Thursday, September 29, 2016

On Reformation-Era Ministry with Youth


For my master's thesis, I've been reading on families and the spiritual formation of youth in the Reformation era. The main question I'm asking in my research revolves around the historical theology and significance of children and youth ministry. What are our historical roots? What can we learn from those who came before us? What have been historical practices within the church regarding the spiritual formation of youth? In particular, how did the theological views of Luther, Calvin, and the Anabaptists inform practices regarding spiritual formation, such as catechisms, confirmation, and baptism? There is a lack of critical and scholarly engagement with the historical origins of ministry with children and adolescents, particularly any theological studies devoted to teenagers prior to the 20th century.

In my research so far, I've noted that the churches struggled with waning faith as young people approached adulthood. From Gerald Strauss' book Luther's House of Learning
"This slackening of religious commitment was a common phenomenon. The question for reformers was not only: How well is instruction given in youth? But also, does it last throughout life? The evidence on this point was discouraging." 
While children were inclined to take up the faith of their family, faith began to lapse with the approach of adulthood. This was a common enough occurrence for pastors and church leaders to write treatises about how to keep this from happening, offering plenty of tools and advice for parents and pastors to keep young people engaged with their faith. New books and manuals were being printed in order to keep the youth and young adults from abandoning their Protestant faith.

Sound familiar?

The Reformers also emphasized the family context as primary for children's spiritual formation. Yet they found that families rarely lived up to this ideal, leading to the plethora of catechisms and religious education programs that emerged during the era in order to equip the parents to take up their vocation as the "bishops" of their family. Pastors expected the parents--especially the fathers--to ask their children about the sermons, to teach them to memorize Bible verses, and to lead a sort of family devotion at dinnertime.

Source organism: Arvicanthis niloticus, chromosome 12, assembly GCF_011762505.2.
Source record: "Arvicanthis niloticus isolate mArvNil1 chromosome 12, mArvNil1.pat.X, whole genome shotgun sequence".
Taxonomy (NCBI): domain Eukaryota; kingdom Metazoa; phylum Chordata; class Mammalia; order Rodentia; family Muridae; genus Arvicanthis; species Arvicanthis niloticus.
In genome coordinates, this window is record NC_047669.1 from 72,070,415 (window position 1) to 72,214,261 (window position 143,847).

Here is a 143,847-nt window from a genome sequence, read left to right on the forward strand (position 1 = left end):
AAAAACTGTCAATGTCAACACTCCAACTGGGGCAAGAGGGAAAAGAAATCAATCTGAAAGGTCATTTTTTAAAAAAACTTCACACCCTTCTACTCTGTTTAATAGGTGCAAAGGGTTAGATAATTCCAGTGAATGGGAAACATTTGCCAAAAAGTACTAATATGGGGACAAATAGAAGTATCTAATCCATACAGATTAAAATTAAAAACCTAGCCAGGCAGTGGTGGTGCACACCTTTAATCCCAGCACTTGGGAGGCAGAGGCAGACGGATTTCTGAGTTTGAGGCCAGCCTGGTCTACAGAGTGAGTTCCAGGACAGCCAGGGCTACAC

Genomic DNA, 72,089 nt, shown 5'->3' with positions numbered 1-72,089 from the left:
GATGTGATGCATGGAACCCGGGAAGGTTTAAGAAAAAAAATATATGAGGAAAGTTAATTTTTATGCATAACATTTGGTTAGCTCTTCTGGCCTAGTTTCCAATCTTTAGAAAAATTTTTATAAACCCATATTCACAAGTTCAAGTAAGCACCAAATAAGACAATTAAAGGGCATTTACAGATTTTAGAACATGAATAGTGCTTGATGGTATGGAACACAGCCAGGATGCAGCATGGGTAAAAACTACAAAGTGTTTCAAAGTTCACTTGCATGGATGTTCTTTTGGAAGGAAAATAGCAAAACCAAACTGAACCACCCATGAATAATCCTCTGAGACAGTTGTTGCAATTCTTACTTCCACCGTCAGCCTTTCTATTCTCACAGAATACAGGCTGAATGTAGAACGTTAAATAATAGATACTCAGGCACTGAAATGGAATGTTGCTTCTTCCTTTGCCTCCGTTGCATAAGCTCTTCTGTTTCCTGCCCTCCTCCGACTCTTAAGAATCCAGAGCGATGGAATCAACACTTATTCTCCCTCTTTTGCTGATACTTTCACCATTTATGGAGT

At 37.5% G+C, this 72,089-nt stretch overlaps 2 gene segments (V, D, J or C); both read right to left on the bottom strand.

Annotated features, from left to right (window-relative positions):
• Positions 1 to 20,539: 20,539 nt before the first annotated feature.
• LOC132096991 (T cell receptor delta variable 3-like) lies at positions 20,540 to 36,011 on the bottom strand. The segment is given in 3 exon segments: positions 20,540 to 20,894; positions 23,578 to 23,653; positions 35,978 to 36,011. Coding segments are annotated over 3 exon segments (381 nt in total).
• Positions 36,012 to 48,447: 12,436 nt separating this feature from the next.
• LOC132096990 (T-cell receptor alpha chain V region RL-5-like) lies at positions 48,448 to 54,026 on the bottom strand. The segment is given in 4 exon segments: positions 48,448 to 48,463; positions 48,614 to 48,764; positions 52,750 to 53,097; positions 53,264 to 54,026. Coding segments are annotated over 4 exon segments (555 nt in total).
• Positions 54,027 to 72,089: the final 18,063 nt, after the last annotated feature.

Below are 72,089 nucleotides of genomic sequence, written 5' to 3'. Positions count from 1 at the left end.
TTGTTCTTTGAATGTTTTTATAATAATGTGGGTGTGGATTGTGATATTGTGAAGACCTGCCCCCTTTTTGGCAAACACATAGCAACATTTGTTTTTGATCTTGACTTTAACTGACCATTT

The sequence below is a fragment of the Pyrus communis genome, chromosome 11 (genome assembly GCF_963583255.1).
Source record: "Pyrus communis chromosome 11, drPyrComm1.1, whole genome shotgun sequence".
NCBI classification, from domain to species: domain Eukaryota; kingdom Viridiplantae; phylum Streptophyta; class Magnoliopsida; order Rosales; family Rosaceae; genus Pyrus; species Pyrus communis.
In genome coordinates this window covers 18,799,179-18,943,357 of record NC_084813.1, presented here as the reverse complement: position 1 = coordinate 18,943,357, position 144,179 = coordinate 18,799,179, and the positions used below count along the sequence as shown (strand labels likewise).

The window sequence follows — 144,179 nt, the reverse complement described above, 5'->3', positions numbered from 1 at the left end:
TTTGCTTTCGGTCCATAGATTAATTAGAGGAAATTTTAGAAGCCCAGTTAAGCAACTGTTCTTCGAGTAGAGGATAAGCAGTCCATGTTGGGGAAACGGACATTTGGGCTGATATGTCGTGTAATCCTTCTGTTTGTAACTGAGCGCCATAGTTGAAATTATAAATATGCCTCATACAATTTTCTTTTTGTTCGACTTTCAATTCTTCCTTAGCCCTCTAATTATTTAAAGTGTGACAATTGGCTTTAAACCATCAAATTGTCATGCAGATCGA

Other children and youth ministry issues they were facing in Reformation-era Europe:
  • The onset of puberty between ages 11-14 led to issues with sexual promiscuity, while average marriage ages were in the early 20s for women and mid 20s for men. In the sixteenth century, people were getting married later and later.
  • Youth were often bored with church services and sermons, and religious education had to use creative tactics to keep children engaged, such as stage plays (skits),  stories, comedies, rhymes, case studies ("example stories"), and other forms. One pedagogue put it this way: "By means of these entertainments we may win them over to the lessons we want to teach them."
  • Parents were inclined not to be aloof or uncaring towards their children (as is sometimes assumed of the era) but to be overindulgent, spoiling their children through coddling them.
  • The ultimate goal for many churches and families was good behavior in children and youth--sexual purity, avoiding drunkenness, obedient to authorities, church attendance, and doing one's duty for society.
So, does any of this sound familiar? After 500 years of the Protestant church, we are still addressing the same issues in youth ministry in very similar ways. Of course, there certainly were differences. Yet I'm finding more similarity than disparity in my research thus far. Perhaps there's something we can learn from our ministry ancestors. As I continue in my research, I'll post more updates. For now, which of these findings surprises you or resonates with you?

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